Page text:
Foods for the eyes Vegetables

Spinach – Properties and health benefits / medicinal uses

Botanical name: Spinacia oleracea L.

Spinach is a herbaceous plant of the botanical family Chenopodiaceae. It is a vegetable rich in nutrients particularly vitamins and minerals which accounts for its various medicinal applications. Aside other health benefits of spinach, it is well known for its protective property concerning the retina.
spinach-medicinal-uses

Properties of spinach

Spinach is one of the most endowed vegetables when it comes to nutrients. • It contains a quite high protein content, about 2.86%.

• Contains carbohydrates in small amounts, just about 0.8% of its content.

• It also contains little amount of fats, representing about 0.35% of its content.

• It contains significant amount of vitamins which are responsible for its healing power. It provides two thirds of the daily need for vitamin A, half of the daily need for vitamin C, and virtually all the folates needed daily by the body.

• It also contains reasonable amount of minerals which are also responsible for some of its medicinal applications. As it provides more than one-fourth of the daily need for iron, and also about one-fourth of the daily need for magnesium.

Health benefits / medicinal uses of spinach

As said earlier, the health benefits of spinach are mainly due to its richness in minerals and vitamins. Below are some of its applications:

Anemia: As already known, Iron helps in the production of blood cells and its absence initiates an anemia called “Iron deficiency anemia”. Spinach contains about 2.71 mg of Iron per 100 g, a proprotion that is higher than that found in meat. Even though plant Iron is difficult to absorb, the presence of vitamin C in spinach facilitates the absorption of iron.
So, the consumption of spinach is highly recommended for those willing to prevent anemia or those suffering from Iron deficiency anemia.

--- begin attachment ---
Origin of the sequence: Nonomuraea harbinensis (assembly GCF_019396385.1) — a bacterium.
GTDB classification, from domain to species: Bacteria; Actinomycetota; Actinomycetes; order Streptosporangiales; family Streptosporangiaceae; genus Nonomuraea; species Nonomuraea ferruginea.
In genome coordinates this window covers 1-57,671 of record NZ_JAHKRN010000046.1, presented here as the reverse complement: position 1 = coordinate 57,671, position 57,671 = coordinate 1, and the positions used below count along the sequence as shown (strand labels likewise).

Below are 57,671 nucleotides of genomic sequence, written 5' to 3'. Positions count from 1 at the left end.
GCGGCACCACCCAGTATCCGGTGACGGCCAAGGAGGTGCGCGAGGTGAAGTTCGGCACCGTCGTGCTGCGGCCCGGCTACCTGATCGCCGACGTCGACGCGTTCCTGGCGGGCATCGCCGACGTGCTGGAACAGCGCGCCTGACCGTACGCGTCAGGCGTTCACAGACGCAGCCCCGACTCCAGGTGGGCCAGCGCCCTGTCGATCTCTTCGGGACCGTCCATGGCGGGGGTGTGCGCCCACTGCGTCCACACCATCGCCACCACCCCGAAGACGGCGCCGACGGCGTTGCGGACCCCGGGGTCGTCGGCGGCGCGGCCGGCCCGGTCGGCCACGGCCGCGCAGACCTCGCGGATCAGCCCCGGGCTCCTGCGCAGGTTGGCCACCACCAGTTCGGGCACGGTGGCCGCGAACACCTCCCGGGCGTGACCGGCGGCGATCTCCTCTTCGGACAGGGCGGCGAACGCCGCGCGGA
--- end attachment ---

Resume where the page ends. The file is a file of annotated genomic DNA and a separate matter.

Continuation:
Retinal disorders: The property of spinach in preventing retinal disorders has been proven by a research carried out at the Massachusetts Eye and Ear Infirmary, it shows that persons between 55 and 80 years of age who regularly eat spinach present a much lower risk of losing visual acuity due to macular degeneration.
Regular consumption of spinach is highly recommended for those willing to maintain their sight especially those above 50 years of age.

Pregnancy: Spinach is an ideal green leafy vegetable every pregnant woman should consume. Its richness in folates helps prevent fetal malformations, and its high iron content provides an antianemic action to the fetal.

Elevated cholesterol level: Several experiments with animals have shown that the proteins in spinach helps stop the absorption of cholesterol and bile acids. Thus, its regular consumption helps in reducing blood cholesterol level.

Growth and physical activities: The high mineral and vitamin content of spinach makes it highly recommended for adolescents especially during times of fast growth, and for those who regularly engage themselves in physical activities.

Preparation and use

Spinach can be prepared and used in basically three ways, namely:

• Raw: spinach can be eaten raw, especially in salads. This way all its nutrients are conserved.

• Cooked: Cooking spinach is the best method of serving, more especially by steaming it. This way there is virtually any loss of nutrients.

• Juice: Its juice can be prepared by blending fresh spinach to a desireable quantity.

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